The Backpackers House Venice could be an option. I payed 37,50 for a bed in a double room in August 2017. It's hidden in a sideway at the Campo Santo Margherita.

The hospitality exchange community is not too big and might be better search for a host in Mestre, Padova or Treviso. Though there is a significant university and several students living there, who even if not members of internet networks might be willing to help and host you. Campo S.Margherita is the main meeting point where they go after classes.

There are some squats (laboratorio Morion in the centre and Rivolta in Mestre), though they can be better to ask and find a host than to sleep inside.

Read about sleeping at the Venice airport. The an Assemblea Sociale per la Casa (ASC) or Social Assembly is a grassroots movement fighting the depopulation of the city, and links residents with abandoned empty apartments.

Stealth camping

Wild camping is possible on the Lido (beach) as also in some parks in Mestre (Parco S.Giuliano).

To Lido take the bus along Via Sandro Gallo for a few stops and walk to the beach on the adriatic side, then walk along it until you find a spot away from the resorts, then make camp. At night, security officers patrol and one of them asked us to leave around 4am (!). We spent the rest of the night close to the large building, where it seems it is allowed to sleep, but it is a much more sketchy area with drunk people and so on.

There are also some little huts you can squat for a day or two. It is accepted to make a fire in the evening, although not really in the daytime. Make sure to visit the excellent dumpsters in Lido before you go, so you have plenty of food to eat.

Try to avoid railway stations since they are never really safe in Italy, exception made for Venice city centre one (S.Lucia) where often travelers or homeless sleep outside.

If the weather is not too cold you can also sleep on any of the thousand banks around the city centre, also the floor is not too dirty often. Though keep in mind that is CCTV city, here you can find all the camera location , lots of them are illegal and under court judgement but this doesn't mean that meanwhile police is not using them.

In Venice itself, you can stealth camp in construction sites or abandoned buildings (at your own risk). Pick out of the way spots and wake up early (suggested anyway as Venice is most beautiful in the dawn light, before all the tourists wake up).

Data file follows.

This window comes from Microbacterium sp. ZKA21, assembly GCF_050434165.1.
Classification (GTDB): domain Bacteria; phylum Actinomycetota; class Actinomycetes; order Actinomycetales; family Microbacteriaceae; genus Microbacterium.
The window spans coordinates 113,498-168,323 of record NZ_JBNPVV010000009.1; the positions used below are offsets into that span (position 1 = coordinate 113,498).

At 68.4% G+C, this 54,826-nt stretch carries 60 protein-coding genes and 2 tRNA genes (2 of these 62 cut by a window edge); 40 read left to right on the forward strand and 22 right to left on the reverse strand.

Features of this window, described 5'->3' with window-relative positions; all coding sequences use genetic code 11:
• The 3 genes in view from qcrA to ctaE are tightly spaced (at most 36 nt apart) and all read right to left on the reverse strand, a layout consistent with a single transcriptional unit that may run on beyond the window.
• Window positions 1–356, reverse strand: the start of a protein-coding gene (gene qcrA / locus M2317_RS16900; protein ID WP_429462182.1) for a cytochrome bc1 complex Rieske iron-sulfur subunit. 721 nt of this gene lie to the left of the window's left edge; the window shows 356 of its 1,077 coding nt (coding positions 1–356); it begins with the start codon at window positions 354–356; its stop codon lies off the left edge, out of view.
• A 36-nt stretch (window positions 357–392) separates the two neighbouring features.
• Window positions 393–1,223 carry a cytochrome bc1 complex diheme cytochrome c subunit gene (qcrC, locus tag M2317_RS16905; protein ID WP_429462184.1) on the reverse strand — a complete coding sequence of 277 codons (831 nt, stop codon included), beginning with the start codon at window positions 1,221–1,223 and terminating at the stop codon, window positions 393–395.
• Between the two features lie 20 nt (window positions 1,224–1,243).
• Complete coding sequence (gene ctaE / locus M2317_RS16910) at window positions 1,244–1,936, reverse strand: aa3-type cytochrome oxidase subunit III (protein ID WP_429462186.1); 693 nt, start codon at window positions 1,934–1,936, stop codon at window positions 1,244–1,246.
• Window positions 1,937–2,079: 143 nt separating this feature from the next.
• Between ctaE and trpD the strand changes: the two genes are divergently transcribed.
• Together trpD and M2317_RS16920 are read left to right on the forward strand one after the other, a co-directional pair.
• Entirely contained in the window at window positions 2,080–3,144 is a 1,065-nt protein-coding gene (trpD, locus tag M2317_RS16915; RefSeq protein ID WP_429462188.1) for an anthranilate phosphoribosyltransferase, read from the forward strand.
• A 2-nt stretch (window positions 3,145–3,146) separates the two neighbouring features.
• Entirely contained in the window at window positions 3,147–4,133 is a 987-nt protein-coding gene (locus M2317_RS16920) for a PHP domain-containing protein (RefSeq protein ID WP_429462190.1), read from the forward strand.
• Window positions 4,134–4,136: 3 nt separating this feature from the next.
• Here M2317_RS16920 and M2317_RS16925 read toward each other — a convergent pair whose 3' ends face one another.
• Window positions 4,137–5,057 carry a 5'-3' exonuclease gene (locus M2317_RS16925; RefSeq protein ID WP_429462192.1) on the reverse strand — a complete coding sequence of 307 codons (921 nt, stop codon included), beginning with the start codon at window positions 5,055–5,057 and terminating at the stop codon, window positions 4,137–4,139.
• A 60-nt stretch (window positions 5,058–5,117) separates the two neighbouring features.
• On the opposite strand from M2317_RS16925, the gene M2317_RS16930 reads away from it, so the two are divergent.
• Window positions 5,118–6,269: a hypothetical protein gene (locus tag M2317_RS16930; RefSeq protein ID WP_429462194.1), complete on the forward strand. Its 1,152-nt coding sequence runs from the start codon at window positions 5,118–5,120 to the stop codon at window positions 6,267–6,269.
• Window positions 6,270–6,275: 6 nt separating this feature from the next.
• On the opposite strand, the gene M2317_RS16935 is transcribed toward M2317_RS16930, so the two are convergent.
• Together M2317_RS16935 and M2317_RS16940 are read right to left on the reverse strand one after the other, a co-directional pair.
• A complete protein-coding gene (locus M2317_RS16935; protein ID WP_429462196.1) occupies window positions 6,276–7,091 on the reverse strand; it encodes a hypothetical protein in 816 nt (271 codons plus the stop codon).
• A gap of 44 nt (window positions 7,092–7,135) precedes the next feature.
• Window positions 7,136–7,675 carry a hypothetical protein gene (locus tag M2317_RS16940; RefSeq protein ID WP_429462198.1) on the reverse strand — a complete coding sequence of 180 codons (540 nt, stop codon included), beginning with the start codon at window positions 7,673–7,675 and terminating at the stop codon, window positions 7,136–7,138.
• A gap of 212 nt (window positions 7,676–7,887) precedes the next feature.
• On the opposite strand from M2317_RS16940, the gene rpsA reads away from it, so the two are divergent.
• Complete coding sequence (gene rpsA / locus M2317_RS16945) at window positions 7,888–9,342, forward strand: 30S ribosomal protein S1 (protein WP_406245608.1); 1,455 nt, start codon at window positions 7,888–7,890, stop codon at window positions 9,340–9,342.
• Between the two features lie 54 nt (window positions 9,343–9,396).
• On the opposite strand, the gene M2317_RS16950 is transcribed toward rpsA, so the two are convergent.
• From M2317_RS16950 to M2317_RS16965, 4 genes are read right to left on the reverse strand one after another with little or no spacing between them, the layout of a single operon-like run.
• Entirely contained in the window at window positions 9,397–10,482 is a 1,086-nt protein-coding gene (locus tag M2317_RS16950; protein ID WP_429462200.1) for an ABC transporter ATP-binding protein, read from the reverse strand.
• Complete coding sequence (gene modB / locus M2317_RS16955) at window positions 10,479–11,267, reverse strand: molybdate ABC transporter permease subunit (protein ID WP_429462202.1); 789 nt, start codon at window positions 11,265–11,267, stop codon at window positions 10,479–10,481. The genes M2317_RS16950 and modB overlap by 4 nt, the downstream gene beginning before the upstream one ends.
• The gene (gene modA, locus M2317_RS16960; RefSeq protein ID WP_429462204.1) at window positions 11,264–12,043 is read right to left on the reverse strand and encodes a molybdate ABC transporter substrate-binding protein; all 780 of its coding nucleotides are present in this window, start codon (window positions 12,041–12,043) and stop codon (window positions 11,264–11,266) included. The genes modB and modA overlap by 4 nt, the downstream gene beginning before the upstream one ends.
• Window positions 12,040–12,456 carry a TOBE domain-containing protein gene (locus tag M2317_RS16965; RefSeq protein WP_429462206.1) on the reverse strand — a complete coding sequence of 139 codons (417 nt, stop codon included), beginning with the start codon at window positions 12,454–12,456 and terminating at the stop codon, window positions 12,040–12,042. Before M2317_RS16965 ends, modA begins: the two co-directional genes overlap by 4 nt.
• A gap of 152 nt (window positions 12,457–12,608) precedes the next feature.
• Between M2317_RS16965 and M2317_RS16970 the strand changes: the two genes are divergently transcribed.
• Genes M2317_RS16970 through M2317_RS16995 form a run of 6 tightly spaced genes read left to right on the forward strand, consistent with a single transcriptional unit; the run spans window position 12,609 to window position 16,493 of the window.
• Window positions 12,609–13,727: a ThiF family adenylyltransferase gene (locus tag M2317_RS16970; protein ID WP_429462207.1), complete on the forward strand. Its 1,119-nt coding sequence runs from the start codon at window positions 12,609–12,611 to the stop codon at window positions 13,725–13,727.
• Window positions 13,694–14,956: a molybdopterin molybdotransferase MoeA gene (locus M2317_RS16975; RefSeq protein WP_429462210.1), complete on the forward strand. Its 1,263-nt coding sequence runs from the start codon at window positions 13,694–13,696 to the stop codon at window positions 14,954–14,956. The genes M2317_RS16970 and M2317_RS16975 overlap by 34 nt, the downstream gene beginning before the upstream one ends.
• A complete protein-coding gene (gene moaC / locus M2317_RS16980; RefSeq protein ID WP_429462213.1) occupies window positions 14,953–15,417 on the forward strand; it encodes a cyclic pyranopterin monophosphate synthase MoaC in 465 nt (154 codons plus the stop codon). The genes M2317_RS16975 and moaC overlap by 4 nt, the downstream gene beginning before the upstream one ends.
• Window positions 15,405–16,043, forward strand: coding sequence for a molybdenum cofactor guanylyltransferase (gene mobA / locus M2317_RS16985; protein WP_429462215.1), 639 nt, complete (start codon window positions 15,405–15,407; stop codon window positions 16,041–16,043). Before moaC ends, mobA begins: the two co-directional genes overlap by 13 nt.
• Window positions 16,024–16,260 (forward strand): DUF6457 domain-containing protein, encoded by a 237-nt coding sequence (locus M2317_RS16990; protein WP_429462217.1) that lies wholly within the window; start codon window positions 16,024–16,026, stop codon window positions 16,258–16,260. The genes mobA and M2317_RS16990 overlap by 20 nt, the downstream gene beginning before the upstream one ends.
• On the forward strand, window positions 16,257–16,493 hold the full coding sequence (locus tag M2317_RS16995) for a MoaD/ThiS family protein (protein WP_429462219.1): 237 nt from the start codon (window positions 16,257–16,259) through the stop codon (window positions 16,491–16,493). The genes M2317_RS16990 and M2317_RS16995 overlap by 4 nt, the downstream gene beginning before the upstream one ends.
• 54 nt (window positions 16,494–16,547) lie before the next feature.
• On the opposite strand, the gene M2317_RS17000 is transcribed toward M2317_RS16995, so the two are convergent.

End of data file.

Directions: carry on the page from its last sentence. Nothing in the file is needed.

From the main train station in Mestre, there is a perfectly nice stealth camping spot only 2 minutes walking. Exit the station through the underground corridor, heading AWAY from the city center (it's obvious what is the 'front' of the station and what is the 'back'.) Go out the back and once you ascend to street level, immediately look to your right and you'll see an old fence. Get behind the fence, walk along the tracks about 50m, and you'll come to a couple of open lots with trees and bushes. Plenty of relatively discreet places to lay your sleeping bag.

As I lived there 2 yrs, Mestre is not the best option for free camping specially near the railway station, like all railway stations in Italy, pretty ones of the worst spot to spend the night (e.g. Milano Centrale or Roma Termini). If u go in the historical centre, at night is almost inhabited, no tourists around (very charming as well) and specially in less touristic quarters(sestiere) like "Castello" or "Cannaregio". just crash on one of the hundreds bench u see or even some green areas u may find, churches stairs might be also an option. Of course u ll be wake up by someone but its so much more safe than mestre station. Lots of backpacker and homeless also do sleep right outside of SantaLucia station.

If you go at evening time 5-6p.m till 23p.m in Campo S.Margherita (check on maps) one of the largest square, is full of university and young people. If you are nice and smart you can easily find some cool people to host you.

An option to camp in Mestre, can be the following: take bus 2 (see advises for hitching East, AGIP station) till the last station. Walk along Via Vallon towards the AGIP station. Along Via Vallon, there is a great spot to pitch a tent (out of sight, quiet, in wooded area), it's on the west side of the street about 1km south of the gas station. GPS location (WGS84): N45°31.028'x12°15.298'E. Marion_and_John slept there in June 15.

I found the place easily and went to the inside of the trees. There were so many syringes, belts, and rubbers in there so it's a little uncomfortable. Bushes side are better but only in nights. People cross near there in daytime. Update: I didn't go to the inside of the trees or to the bushes but stayed at some bushes that come up on your left. That part is not that isolated and it is close to a parking lot but there are no syringes or anything similar. The place is really easy to find but it doesn't seem to be especially safe. Not for the faint-hearted. ;)